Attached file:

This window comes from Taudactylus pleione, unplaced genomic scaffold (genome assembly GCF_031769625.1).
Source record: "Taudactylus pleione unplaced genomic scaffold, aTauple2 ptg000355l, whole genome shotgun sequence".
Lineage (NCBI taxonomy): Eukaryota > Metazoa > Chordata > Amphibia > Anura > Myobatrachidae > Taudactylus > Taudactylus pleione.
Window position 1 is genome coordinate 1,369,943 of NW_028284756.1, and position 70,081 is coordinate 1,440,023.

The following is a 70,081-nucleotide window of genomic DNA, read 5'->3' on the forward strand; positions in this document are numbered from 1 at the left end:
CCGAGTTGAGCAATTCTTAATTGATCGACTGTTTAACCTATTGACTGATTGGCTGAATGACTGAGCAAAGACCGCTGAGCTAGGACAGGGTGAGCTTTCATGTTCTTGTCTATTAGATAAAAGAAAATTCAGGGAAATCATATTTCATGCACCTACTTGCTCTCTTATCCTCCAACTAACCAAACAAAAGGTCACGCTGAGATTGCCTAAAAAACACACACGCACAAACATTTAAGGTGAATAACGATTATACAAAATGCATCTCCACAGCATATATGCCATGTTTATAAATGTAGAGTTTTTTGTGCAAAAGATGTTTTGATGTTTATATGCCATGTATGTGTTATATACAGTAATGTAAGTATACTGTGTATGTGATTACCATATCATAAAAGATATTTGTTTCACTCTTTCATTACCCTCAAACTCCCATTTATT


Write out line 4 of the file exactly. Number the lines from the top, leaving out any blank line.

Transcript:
Window position 1 is genome coordinate 1,369,943 of NW_028284756.1, and position 70,081 is coordinate 1,440,023.